Ryan Gill (montieth) wrote,
Ryan Gill

Inclusiveness and creativity....

There's a meme going around that lauds the new gender bending Ghost Buster's movie as something for little girls to look up to (for heroic inspiration) and that is not for white guys, because apparently they've had the original and 2 subsequent sequels. The takeaway is that little girls can't look at the original characters and find them something to look up to because they're men.

Seeing it, I asked if we were only allowed heroes that looked like ourselves. What I got was what I should have expected, a pointed observation that it was nice to have 'new' characters who were inspiring to people who weren't straight white men.

I find this whole pandering to race/gender/orientation thing odd, because I can think to a number of characters who I found interesting, inspiring and heroic as a child in the 70s and a teen in the 80s who were NOT like me at all. Their merits were because they were heroic characters and their similarity to or difference from me didn't enter into the reason why they were heroic at all. It was their actions as a character that made them so.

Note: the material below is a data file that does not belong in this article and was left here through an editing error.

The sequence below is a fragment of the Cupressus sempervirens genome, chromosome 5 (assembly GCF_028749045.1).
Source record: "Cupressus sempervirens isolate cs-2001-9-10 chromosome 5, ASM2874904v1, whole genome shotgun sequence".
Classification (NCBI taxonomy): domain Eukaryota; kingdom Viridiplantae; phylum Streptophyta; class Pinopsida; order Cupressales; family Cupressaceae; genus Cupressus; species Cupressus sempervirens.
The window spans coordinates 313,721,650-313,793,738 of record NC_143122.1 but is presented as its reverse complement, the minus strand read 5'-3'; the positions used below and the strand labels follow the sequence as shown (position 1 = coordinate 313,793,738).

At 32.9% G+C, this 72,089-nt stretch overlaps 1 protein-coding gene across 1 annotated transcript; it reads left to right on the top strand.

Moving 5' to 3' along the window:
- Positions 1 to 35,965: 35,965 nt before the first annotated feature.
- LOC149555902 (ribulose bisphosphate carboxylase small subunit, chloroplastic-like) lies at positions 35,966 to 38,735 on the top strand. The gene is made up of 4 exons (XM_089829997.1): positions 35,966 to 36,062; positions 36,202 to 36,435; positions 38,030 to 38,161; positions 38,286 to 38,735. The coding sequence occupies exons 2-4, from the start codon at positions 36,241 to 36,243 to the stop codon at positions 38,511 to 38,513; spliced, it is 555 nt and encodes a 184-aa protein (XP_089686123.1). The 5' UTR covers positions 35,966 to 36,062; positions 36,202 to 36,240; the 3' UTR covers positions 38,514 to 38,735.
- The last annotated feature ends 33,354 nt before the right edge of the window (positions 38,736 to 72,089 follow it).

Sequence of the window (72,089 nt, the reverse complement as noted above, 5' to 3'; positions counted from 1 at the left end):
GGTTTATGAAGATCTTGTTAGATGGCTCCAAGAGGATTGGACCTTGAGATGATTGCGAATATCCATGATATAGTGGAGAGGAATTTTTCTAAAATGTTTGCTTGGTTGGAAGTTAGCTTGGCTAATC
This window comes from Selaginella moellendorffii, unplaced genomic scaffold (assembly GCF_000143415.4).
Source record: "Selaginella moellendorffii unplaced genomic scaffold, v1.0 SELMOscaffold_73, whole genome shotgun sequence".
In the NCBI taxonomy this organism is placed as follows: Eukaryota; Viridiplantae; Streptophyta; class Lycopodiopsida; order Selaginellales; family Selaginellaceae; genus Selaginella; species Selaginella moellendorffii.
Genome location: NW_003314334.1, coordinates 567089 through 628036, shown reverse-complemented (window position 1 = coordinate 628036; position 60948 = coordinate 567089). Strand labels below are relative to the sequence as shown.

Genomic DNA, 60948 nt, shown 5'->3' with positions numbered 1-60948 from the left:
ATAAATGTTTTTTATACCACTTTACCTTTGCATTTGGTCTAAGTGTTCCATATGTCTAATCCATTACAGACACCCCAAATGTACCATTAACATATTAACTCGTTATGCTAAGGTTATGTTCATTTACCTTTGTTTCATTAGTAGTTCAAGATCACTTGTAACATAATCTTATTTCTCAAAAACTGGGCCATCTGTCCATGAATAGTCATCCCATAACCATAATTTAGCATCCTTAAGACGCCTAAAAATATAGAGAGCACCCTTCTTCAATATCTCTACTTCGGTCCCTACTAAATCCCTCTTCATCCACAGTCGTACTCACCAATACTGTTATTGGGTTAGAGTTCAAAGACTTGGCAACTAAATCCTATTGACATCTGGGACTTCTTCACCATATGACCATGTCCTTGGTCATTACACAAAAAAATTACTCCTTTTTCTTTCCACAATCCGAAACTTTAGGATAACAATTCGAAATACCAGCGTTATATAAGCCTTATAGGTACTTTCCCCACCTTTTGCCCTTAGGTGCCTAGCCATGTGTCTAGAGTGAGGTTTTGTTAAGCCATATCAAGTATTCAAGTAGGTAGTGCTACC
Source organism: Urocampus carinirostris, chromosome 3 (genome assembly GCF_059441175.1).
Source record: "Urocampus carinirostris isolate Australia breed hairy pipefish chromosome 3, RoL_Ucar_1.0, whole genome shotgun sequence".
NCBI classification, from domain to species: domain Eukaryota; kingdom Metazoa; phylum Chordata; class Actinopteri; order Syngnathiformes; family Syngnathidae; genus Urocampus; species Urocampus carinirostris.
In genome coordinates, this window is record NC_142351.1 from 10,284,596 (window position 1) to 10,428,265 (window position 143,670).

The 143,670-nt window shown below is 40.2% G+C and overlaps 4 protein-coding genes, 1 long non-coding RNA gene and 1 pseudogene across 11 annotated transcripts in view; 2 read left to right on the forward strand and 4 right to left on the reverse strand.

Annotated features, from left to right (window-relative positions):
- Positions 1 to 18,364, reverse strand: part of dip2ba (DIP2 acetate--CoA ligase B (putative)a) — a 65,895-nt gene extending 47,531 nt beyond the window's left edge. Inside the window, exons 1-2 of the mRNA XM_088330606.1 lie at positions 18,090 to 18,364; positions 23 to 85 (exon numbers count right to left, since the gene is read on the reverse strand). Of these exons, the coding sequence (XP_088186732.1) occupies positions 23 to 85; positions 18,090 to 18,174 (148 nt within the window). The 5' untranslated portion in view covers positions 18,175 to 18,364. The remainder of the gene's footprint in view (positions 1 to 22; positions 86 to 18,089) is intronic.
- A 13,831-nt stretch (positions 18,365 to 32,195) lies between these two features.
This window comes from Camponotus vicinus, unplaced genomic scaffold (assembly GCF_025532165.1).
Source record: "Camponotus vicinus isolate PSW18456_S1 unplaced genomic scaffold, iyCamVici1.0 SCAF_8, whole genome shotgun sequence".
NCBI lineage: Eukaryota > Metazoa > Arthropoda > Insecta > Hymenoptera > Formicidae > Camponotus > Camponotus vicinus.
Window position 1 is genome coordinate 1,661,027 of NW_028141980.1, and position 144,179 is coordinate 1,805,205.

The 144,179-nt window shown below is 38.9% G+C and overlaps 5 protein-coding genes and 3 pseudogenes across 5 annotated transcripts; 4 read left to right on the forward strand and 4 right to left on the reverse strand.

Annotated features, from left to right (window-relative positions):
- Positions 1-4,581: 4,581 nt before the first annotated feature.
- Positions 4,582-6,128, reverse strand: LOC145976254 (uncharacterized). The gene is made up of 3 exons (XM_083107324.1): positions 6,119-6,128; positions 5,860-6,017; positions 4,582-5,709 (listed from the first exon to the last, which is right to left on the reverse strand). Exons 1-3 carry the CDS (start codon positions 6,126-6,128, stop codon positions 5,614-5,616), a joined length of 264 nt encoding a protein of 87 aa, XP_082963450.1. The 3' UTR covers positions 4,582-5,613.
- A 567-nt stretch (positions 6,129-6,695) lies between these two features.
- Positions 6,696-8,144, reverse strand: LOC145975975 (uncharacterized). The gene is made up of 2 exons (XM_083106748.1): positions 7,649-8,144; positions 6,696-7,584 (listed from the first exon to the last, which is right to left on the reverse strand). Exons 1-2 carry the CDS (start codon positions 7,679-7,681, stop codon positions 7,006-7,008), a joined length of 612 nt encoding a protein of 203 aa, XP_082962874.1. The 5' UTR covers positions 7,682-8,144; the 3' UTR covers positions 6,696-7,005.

Simply flipping the bits (male/female, black/white/red/yellow, straight/gay) doesn't make for creation, at best it's marketing. At worst it's pandering.

To look to one of my all time favorite movies, the Seven Samurai, I can go on for hours about how I like that movie. I have always liked several of the main characters, but Kambei Shimada is and has always been my favorite. probably one of my all time favorites. Takashi Shimura's role as Kambei turned me onto his other films and he's still one of my all time favorite actors for those roles.

I'll admit, the Seven Samurai is long at 4 hours. It's an Akira Kurosawa film with directing, camera work, acting which is all first rate and a plot that is simple and yet elegant. You don't easily predict how things will go because it's really a quite unique film. Kurosawa's camera work and editing style has been studied and copied by numerous directors ( of high and low renown in the subsequent years ). As films go, film students all see it. Directors love it. It's a 10 out of 10 movie.